Tags: TV | audience | advertise | broadcast

TV Industry Appeals to Grayest Heads Ever

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Wednesday, 10 Sep 2014 08:27 AM Current | Bio | Archive

If you watched one of the major broadcast TV networks last night, I'll give 50 percent odds that you are age 54 or older. That's the median age of people who tune in to network shows, according to research published in the Washington Post.

The media industry is struggling to cope as older Americans dominate TV audiences. To put it bluntly, golden-age eyeballs are far less valuable to advertisers than younger ones are.

Consumer brands can justify paying exorbitant ad rates only if they catch impressionable young viewers and create lifetime brand loyalty. This lets them amortize their branding expenses over decades.

On average, today's TV audience has fewer decades to shop. Yes, older viewers are attractive for certain segments, notably health-related products, but covering a network's overhead with catheter commercials is difficult.

Where is the young audience advertisers want to reach? It's not watching TV — or at least not a TV with commercials. The Internet generation (anyone under about 40) is accustomed to viewing what they want, when they want it. Technology lets them do it, too. They have access to endless commercial-free entertainment.

This is a big problem if you are a network TV executive. You need eyeballs — and not just any old eyeballs. Your audience must compel advertisers to pay premium rates.

One way to build such an audience is with time-sensitive live events. More than anything else, young people want to connect with their peers. They are more likely to watch if you create a giant shared experience for them. Live sports are a great way to do this. So are pop culture events like the Oscars.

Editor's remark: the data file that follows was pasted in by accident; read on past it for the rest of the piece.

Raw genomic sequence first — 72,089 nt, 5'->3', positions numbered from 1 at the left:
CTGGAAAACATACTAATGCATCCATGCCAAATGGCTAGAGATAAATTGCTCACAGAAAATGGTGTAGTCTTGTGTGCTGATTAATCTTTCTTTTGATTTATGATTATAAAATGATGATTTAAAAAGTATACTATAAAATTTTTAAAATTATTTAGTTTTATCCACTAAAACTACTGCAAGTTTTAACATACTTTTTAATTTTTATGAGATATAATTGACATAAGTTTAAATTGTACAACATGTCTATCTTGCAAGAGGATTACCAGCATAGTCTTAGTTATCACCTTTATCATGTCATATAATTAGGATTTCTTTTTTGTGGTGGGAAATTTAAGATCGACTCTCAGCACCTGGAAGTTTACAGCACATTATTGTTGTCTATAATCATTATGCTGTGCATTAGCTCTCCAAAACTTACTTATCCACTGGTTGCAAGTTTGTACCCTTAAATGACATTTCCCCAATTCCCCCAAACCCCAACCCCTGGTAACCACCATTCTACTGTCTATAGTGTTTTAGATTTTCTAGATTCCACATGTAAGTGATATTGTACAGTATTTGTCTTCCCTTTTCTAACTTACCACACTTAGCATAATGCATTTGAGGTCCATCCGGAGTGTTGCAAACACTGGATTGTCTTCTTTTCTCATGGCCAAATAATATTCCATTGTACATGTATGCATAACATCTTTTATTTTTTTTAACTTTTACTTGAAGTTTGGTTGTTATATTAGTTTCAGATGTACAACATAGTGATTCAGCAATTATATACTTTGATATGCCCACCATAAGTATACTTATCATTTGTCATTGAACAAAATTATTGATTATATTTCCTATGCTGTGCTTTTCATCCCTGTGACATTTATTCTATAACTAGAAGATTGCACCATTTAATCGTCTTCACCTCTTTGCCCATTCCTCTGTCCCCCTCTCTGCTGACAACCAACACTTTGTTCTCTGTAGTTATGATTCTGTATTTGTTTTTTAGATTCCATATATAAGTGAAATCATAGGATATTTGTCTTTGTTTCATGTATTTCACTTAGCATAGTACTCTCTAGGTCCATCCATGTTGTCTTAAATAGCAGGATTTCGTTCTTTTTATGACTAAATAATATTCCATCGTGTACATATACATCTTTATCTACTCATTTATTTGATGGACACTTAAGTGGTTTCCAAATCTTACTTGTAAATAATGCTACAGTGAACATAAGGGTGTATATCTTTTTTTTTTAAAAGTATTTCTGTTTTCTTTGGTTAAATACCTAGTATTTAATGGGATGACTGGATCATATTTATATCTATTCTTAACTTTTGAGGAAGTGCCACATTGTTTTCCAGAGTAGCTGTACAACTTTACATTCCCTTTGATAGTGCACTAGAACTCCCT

The other strategy goes the opposite direction. Forget about "broad" casting and instead go narrow. Find a niche that is attractive to an audience advertisers want to reach, and build content they want to see. You don't need a big audience if it is the right audience.

Children's programming is a perfect example. The cartoon-watching population isn't huge, but it has few existing brand loyalties — and plenty of influence over household spending.

TV content isn't exclusive to TV anymore, either. Networks are figuring out how to slice and dice their programming into tablet-friendly and smartphone-friendly portions. They have little choice. Unless it is one of those giant shared events, young Americans prefer to consume video on mobile devices.

If you want to reach the audience, you go where the audience is. The TV audience is moving fast. The networks had better move even faster.

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PatrickWatson
If you watched one of the major broadcast TV networks last night, I'll give 50 percent odds that you are age 54 or older. That's the median age of people who tune in to network shows, according to research published in the Washington Post.
TV, audience, advertise, broadcast
415
2014-27-10
Wednesday, 10 Sep 2014 08:27 AM
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